Interdisciplinary Graduate Conference 2020

“Ideologies of Convenience: Cynicism and Irony”

University of Oregon, 13th -14th February 2020
Keynote speaker: Silke-Maria Weineck, University of Michigan

Graduate Conference Flyer Feb 13th and 4th Cynicism


“I know what I’m doing but I’m doing it nevertheless” - Slavoj Žižek’s description of modern cynicism echoes its definition by German philosopher Peter Sloterdijk as “false enlightened consciousness”. The 20th century has turned cynicism into a mass phenomenon (Peter Sloterdijk), a “condition of disillusion” (Timothy Bewes). But cynicism can also be understood and theorized more generally as a general distrust of other’s motives; a subversion of conventional value systems and a keeping of distance through “a filter of insincerity” (William Barnes). Cynicism has infiltrated both the arts and society: Cinematic, literary, political, media, educational, and social discourses are imbedded in a cynical mindset. In this mindset, it is however often accompanied by irony. Together, they constitute an asymmetrical couple, writes Žižek. Although they both inform many satirical, critical, or nihilistic expressions, they are often not theorized as structural powers of the Western mindset. The Graduate Conference “Ideologies of Convenience: Cynicism and Irony” is exploring the complexities of cynical and ironic thinking and their productions. Because of both cynicism and irony’s manifold prevalence, our conference will explore many different fields of interest, from the study of literature and philosophy, to questions of societal behavior, environmental agency, popular culture, journalism, politics, and media. We want to bring cynicism and irony to the forefront of a discourse that mainly arises in modernity and postmodernity but can certainly be traced back throughout history.

This event is free and open to the public.

Conference Schedule

Day 1: Thursday, February 13th 2020

Knight Library: DREAM Lab

2-2:15pm: Introductory Remarks 
2:15-3pm Undergraduate Panel

Panel Chair: Jeremiah Young (University of Oregon)

Mya Lansing (University of Oregon): "How to Say Mean Things Nicely - Evolution of Figurative Language in Media"

Erin Smallwood (University of Oregon): “Cynical Dispositions in History:             Examining the Holocaust and current US political bias”

3-3.30pm: Coffee break 
3.30-5pm: Grad Panel 1: Cynicism and Irony in Literature

Panel Chair: Joscha Klueppel (University of Oregon)

Kaitlin Yeomans (University of Oregon): “Existential Kynicism and Phenomenological Cynicism of Disability in Contemporary German Literature”

Reed Johnson (University of Colorado Boulder): “Walser’s Laughter: Affirmation as Resistance in Jakob von Gunten”           

Margaret Speer (University of California Irvine): “Are there no men present?”: Virginia Woolf’s Performative Irony in “A Room of One’s Own”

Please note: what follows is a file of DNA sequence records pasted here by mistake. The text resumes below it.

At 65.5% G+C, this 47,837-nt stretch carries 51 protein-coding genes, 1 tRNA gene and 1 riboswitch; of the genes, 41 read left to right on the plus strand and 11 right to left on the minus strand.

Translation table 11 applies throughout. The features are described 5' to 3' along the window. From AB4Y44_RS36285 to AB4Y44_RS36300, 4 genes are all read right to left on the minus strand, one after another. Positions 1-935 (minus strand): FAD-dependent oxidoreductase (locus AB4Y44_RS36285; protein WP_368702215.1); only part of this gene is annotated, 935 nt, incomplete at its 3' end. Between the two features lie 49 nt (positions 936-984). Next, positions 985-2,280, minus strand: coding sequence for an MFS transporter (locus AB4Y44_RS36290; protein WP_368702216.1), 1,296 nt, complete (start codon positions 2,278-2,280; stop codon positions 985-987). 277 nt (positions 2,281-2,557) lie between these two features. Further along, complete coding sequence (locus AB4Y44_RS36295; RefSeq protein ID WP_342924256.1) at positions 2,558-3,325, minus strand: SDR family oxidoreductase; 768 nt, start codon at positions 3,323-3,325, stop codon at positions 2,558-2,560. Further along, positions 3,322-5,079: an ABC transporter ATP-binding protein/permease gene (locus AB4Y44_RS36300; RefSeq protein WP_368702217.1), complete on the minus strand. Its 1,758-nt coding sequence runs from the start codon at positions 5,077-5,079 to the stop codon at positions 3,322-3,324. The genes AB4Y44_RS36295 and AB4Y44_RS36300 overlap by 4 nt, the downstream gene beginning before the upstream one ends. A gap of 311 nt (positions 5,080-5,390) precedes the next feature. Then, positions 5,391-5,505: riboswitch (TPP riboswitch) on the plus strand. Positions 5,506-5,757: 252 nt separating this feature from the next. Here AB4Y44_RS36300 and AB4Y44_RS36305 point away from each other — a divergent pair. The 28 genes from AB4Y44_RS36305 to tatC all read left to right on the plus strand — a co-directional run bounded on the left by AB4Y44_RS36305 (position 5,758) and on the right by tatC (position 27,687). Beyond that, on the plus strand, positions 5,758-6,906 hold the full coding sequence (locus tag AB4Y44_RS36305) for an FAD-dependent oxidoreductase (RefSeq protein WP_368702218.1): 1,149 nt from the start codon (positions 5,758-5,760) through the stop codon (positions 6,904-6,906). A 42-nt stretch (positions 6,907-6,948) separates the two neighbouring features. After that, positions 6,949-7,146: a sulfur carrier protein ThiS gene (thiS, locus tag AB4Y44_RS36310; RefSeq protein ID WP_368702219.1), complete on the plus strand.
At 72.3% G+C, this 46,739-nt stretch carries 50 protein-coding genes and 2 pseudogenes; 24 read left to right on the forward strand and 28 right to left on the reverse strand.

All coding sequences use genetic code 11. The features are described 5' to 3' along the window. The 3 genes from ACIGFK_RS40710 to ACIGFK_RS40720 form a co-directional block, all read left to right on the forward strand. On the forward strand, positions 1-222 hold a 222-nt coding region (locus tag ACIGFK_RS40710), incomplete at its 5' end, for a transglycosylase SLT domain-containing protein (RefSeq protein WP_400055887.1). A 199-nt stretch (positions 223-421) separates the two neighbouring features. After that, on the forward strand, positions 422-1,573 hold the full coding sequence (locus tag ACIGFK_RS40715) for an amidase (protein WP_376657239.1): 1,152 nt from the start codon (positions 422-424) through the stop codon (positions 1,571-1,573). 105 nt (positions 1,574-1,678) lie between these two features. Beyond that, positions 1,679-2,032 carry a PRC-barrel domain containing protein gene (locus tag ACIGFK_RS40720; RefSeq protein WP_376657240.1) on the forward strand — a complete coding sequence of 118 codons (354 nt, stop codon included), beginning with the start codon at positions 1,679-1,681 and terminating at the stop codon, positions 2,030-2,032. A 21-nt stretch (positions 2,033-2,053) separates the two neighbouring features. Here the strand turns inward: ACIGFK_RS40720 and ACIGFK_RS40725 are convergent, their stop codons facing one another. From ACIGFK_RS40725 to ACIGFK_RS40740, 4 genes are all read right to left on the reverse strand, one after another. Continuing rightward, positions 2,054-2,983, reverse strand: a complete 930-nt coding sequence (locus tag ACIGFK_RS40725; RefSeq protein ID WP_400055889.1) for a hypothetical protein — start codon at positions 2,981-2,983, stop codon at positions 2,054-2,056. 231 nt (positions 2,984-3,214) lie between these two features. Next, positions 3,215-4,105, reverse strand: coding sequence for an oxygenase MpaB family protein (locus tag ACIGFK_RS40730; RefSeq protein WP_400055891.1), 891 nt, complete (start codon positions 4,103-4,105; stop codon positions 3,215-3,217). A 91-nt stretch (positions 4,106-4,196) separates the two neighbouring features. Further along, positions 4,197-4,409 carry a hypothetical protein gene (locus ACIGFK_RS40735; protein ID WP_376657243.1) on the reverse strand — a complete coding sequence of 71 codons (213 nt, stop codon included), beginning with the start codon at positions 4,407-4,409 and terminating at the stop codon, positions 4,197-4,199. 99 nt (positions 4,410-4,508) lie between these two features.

5.30-6.30pm: Reception for all presenters in GSH 117 

















Day 2: Friday, February 14th 2020

Knight Library: DREAM Lab

9-10:30am: Grad Panel 2: Political Cynicism

Panel Chair: Joscha Klueppel (University of Oregon)

N. Trace Cabot (University of Southern California): “One Dimensional Manchild: Cynical Ideology, Digital Media, and the ‘Alt-Right’”

Erica Heim (University of Oregon): “From political passivism to political activism in social media: Examining Cynicism & Deviance in a Hegemonic Landscape”

Johanna Willruth (University of Colorado Boulder): “Musik ist keine Lösung: The representation of socio-political criticism in form of cynicism, irony and sarcasm in German Rap music”

10:30-11am: Coffee Break 
11-12:30 Grad Panel 3: Cynicism and Irony in TV, film, and music

Panel Chair: Lisa Höller (University of Oregon)

Sean Bray (University of Colorado Boulder): “An Anti-Fascist Führer: ‘Ideologies of Convenience’ in the Ernst Thälmann films”           

Caroline Jäger (University of Arizona) “I’m a local, you idiot!’ – ‘ Get lost, you flat country Tyrolean!’” – On ironic representations of the self and other in Felix Mitterer’s Piefke-Saga

Joscha Klüppel (University of Oregon): “BoJack Horseman: An            Example of Cynicism in Popular Culture”

12:30-2pm: Lunch Break


2-3.30: Grad Panel 4: Cynicism and Rhetoric

Panel Chair:  Bobbie Bermudez (University of Oregon)

Mary R. Adkins Cartee (University of Oregon): “A Curriculum of Intensity in a Culture of Bombardment: An Aesthetic for the Anthropocene”

Troy Rowden (University of Washington State): “Dangerous Contradictions”

Ricardo Friaz (University of Oregon): “Spinoza as the Devil: The Cynical Exegesis of History”

Tobias Lehmann (University of Oregon): “Cynicism in Adorno’s Negative Dialectics”

3:30-4pm: Coffee Break 
4-5:30pm: Keynote Speech:

Silke-Maria Weineck: “The Gods of Irony”

Professor of German Studies and Comparative Literature, University of Michigan































This event is organized by the Department of German & Scandinavian, and co-sponsored by:

Oregon Humanities Center

Graduate School of the University of Oregon

Program of Folklore and Public Culture

Department of Education Studies

Department of Philosophy

Department of Cinema Studies